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What really motivates terrorists in doing heinous acts?
By Silas Nyamweya | Updated Jan 20, 2019 at 15:41 EAT
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SUMMARY

Jessica Stern, a research professor attached at the Pardee School of Global Studies became interested to know why terrorists engage in heinous acts, despite the high risks involved

Accordingly, she set out to undertake a study on the perpetrators of terrorism, extreme violence, and the potential connection between terror and trauma

Jessica Stern, a research professor attached at the Pardee School of Global Studies became interested to know why terrorists engage in heinous acts, despite the high risks involved. Accordingly, she set out to undertake a study on the perpetrators of terrorism, extreme violence, and the potential connection between terror and trauma.

In this endeavor, she visited a neo-Nazi inmate who had been involved in killing several immigrants.

The prisoner had been arrested and was serving life imprisonment at a high-security prison in Sweden. She wanted to understand what motivated the inmate to engage in these heinous acts.

In this study, Dr Jessica Stern spent more than six hours examining the psyche of this neo-Nazi inmate who had murdered several immigrants, soldiers, Muslim civilians and distressed prisoners of war. In 1990s, the prisoner was operating as a mercenary for Croatia in what was by then known as Yugoslavia. It is there where he was involved in killing, maiming and torturing his victims.

The response of the inmate to Dr Jessica Stern is that he simply loved killing and maiming people. He enjoyed seeing as many people as possible die and real in pain. This was his source of joy.

The examination by Dr Stern and the response of the inmate led the researcher to conclude that the inmate whom she identified as just X had been raised in a harsh environment. While as a child, X was frequently beaten by his adoptive Swedish parents. A part from this harsh family background, X was also motivated to become a killer for the “adrenaline and excitement”.

Stern went ahead to assess the role of a deradicalisation program identified as Exit Sweden which made the inmate to renounce his neo-Nazism behavior while in prison. In his interview with Stern, X revealed that he had deep regrets on all the crimes he had committed. He had claimed that “I now feel such a wide distance to crime altogether which makes me to feel castrated at times”

Apart from this interview with X, Stern has also been doing these qualitative studies in different places of the world for more than 20 years. She has talked with Islamic terrorists in countries such as Lebanon, Pakistan, Gaza, Israel, Indonesia, anti-government cults in America, and violent extremists in India.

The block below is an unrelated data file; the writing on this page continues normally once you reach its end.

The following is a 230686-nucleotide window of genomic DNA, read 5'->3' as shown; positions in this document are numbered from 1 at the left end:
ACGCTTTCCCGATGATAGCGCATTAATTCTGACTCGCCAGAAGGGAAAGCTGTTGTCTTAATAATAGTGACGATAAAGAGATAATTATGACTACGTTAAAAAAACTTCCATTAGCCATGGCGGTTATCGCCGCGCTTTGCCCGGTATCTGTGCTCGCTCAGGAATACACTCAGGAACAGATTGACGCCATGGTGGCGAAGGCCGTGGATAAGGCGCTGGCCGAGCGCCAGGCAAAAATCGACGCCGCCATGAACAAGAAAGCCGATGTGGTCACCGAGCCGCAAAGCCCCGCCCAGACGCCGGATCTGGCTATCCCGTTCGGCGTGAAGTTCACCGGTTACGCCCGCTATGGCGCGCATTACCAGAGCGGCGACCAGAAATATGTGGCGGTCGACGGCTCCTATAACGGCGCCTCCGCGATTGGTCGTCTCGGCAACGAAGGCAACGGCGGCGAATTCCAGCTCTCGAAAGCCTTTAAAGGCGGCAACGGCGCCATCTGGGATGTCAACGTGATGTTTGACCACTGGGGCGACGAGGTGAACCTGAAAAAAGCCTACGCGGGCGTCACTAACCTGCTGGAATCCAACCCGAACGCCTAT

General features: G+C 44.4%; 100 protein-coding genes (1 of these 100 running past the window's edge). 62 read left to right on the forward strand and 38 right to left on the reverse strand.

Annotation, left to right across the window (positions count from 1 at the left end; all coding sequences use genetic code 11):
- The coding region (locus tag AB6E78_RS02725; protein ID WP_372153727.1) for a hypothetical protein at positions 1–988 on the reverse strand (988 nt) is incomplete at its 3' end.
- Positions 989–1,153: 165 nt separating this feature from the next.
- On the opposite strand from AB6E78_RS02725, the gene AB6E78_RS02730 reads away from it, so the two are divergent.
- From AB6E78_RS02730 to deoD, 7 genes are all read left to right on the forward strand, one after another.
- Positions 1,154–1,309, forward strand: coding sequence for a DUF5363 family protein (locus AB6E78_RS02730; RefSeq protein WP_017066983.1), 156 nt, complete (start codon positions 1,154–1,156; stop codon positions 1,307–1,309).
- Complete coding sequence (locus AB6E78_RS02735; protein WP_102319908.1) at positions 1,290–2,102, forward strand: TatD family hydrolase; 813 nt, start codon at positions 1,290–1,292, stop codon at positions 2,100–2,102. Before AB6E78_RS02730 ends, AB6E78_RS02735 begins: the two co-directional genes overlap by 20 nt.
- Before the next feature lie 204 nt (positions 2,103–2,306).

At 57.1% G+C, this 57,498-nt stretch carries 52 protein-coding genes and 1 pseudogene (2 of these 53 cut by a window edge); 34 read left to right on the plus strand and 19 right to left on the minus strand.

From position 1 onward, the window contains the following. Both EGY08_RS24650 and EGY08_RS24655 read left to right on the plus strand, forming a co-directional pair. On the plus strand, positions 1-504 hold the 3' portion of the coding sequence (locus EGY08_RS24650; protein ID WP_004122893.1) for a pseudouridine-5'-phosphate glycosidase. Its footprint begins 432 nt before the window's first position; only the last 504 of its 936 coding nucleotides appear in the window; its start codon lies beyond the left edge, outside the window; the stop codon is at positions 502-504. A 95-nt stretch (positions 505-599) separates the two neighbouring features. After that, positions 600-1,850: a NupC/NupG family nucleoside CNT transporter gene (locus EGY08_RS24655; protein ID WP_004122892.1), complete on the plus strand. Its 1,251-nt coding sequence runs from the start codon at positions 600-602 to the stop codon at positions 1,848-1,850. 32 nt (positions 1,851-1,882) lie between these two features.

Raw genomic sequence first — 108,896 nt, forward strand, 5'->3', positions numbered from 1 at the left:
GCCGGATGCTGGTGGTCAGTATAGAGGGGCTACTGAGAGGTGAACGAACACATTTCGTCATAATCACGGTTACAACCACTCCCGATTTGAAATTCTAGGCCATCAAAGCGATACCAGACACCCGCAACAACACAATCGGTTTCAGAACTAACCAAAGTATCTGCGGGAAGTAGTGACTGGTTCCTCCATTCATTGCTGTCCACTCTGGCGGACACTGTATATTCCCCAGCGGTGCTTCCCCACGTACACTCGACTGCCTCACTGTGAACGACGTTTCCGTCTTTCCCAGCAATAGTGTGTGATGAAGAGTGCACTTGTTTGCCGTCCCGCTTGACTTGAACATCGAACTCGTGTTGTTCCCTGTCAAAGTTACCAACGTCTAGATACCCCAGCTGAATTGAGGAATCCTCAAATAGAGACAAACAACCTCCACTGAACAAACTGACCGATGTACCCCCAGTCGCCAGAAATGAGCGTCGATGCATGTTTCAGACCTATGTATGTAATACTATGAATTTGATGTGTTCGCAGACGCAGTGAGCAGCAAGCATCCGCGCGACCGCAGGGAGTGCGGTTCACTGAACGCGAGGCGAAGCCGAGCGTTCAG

This extensive examination has led her to conclude that there is actually no set path to extreme violence or singular profile of a terrorist. She has noted through these extensive studies that individuals are motivated to become terrorists or engage in terrorist behaviors by reasons which have nothing to do with religion, or the political affiliations which they spin.

Instead, the key drivers are idealism, fear, a search for identify, hate, love, trauma, acraving for glamour, adventure or just greed for power, wealth, or money. However, the researcher noted that there are others who consider religious zealotry as a means of living simple in a world which is defined by evil and good, with no confusing middle ground. In her work, she noted that perceived humiliation of an individual or a group was considered to be strong risk factors for terrorists.

Nonetheless, Stern believes that in order to effectively combat violent extremism, it is important for stakeholders to know what actually motivates those who are engaged into it. This can only be possible through having a discussion with the perpetrators themselves.

 “Whether they belong to established terrorist groups or just lone wolves terrorists have a grumble or a bone of contention and that grievance can be addressed if the individual or group terrorists are listened to” says Stern also adding that “in most cases, their grievances are based on some kind of perceived or real injustice or pain”

Nevertheless, as observed by Stern, their actions which involves deliberately targeting noncombants and innocent civilians which violets not only moral but also legal norms. For example, although Sunni Arabs suffered extreme injustices under the Malaki establishment in Iraq, this cannot justify the blatant killing of innocent civilians that was conducted by the group.

The research by Professor Dr Jessica Stern is published in the journal of Behavioral Sciences & the Law 

Source Link:

http://www.bu.edu/today/2016/psychology-of-terrorists/

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